At the start, the hardest part wasn’t actually trying to eat vegan, it was more so trying to blocking out the negative feedback from family and friends. Suddenly everyone cared and had an opinion about what I was eating. I truly believe that becoming a vegan made be more resilient to negative. At the same, to be going against the norm and eating food that made me feel good was empowering. I began to win over family and friends when they noticed that my food was not bland and had plenty of colour and variety. I was also still able to indulge in my food favourites such as cupcakes, cookies, ice cream and chips in a vegan way. There are also so many “accidentally vegan” foods around that most people don’t even recognise that they are eating vegan food.

 

My vegan path has changed quite a bit compared to when I started 3 and a half years ago. I have posted over 100 photos to Instagram using my hashtag #cookingwithdoryane in an effort to document the foods I personally make. I also have hosted plenty of family dinners and holiday parties for friends featuring a fully vegan and down right delicious menu. It’s also been exciting to see new vegan friendly spots in Toronto and exploring some of the older ones I didn’t know existed.

 

If I were to give advice to a new vegan, the veg-curious and omnivores would be this: you do you. It’s your decision what gets put on your plate and goes into your body… at least it should be. I never try to push “vegan propaganda” onto my loved ones, but at the same time they’ve come to an understanding that they should not push a pro-meat stance onto me. I’ve made myself open to questions and answer them as positively as I can to the best of my abilities because I know that I would want that person to make an informed decision too… even if it ends up that that still consume animal products. It’s also important to say that adopting a vegan lifestyle may not be for everyone. Culture, social pressures, accessibility, food security, lifestyle… these are all major factors that influence someone’s diet and no one should be shamed for choosing and having what they do.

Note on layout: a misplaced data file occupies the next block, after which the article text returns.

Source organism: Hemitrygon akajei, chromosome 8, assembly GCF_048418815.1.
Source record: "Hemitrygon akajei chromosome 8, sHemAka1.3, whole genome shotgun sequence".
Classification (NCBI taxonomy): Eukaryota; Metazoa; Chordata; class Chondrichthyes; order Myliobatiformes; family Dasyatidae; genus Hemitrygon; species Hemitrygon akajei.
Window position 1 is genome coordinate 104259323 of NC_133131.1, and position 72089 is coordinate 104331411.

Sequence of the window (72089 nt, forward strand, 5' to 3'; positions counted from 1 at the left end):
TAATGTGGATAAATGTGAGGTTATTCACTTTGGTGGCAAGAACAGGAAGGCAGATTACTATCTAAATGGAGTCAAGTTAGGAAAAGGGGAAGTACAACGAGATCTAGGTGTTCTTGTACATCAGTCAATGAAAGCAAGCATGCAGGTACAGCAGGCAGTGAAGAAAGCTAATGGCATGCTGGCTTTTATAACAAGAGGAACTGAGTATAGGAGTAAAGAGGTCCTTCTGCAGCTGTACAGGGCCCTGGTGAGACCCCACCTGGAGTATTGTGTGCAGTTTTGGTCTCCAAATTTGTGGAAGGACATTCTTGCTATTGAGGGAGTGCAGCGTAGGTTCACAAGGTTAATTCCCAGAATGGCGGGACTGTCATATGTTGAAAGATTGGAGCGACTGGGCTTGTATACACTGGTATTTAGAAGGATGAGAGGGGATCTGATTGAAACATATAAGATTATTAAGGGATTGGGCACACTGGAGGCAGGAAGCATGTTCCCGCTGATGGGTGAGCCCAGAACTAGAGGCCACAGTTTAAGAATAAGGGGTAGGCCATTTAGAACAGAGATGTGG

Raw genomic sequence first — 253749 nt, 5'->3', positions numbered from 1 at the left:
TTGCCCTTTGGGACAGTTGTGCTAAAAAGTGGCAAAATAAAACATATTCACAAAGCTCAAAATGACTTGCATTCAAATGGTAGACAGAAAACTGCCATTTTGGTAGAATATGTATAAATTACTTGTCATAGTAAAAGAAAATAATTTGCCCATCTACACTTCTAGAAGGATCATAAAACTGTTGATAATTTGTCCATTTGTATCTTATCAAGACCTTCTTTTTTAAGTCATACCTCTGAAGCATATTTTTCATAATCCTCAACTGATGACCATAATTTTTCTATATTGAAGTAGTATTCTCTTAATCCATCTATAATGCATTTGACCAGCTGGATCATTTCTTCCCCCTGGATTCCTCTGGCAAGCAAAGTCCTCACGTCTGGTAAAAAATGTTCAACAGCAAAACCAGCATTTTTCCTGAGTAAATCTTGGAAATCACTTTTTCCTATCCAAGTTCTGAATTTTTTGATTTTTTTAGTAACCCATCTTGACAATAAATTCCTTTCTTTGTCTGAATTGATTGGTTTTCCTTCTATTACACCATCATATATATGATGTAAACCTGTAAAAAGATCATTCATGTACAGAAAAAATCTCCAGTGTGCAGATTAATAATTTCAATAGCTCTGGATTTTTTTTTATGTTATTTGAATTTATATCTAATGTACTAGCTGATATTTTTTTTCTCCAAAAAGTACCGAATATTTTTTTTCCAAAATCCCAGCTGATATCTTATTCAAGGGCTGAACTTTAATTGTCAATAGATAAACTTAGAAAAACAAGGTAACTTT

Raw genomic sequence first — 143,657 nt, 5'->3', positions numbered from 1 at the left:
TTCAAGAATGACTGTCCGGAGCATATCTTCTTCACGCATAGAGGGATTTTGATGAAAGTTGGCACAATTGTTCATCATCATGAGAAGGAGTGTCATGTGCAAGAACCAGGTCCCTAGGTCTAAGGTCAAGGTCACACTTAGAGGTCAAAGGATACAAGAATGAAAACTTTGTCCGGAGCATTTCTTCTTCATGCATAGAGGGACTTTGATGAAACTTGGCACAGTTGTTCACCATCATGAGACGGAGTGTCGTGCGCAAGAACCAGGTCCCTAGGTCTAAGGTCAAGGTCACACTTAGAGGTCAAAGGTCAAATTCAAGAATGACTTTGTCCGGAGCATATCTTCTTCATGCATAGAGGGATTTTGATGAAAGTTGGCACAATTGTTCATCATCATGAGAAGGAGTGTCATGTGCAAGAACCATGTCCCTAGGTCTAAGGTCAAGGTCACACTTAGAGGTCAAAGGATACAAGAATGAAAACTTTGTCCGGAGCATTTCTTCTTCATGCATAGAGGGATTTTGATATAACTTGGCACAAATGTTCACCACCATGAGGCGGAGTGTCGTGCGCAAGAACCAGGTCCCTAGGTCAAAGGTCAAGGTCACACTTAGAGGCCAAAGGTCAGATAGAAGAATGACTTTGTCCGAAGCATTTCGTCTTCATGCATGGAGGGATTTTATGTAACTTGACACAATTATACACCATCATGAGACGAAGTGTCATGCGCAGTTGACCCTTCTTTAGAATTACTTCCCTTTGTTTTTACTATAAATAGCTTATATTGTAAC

mmmmm… Zzaaaaaaa!

 

Let me just start by saying vegans can love pizza too!

It’s true that I do not eat dairy products out of personal choice. And some people think not having cheese on pizza is not pizza but meh… works for me (and many other vegans).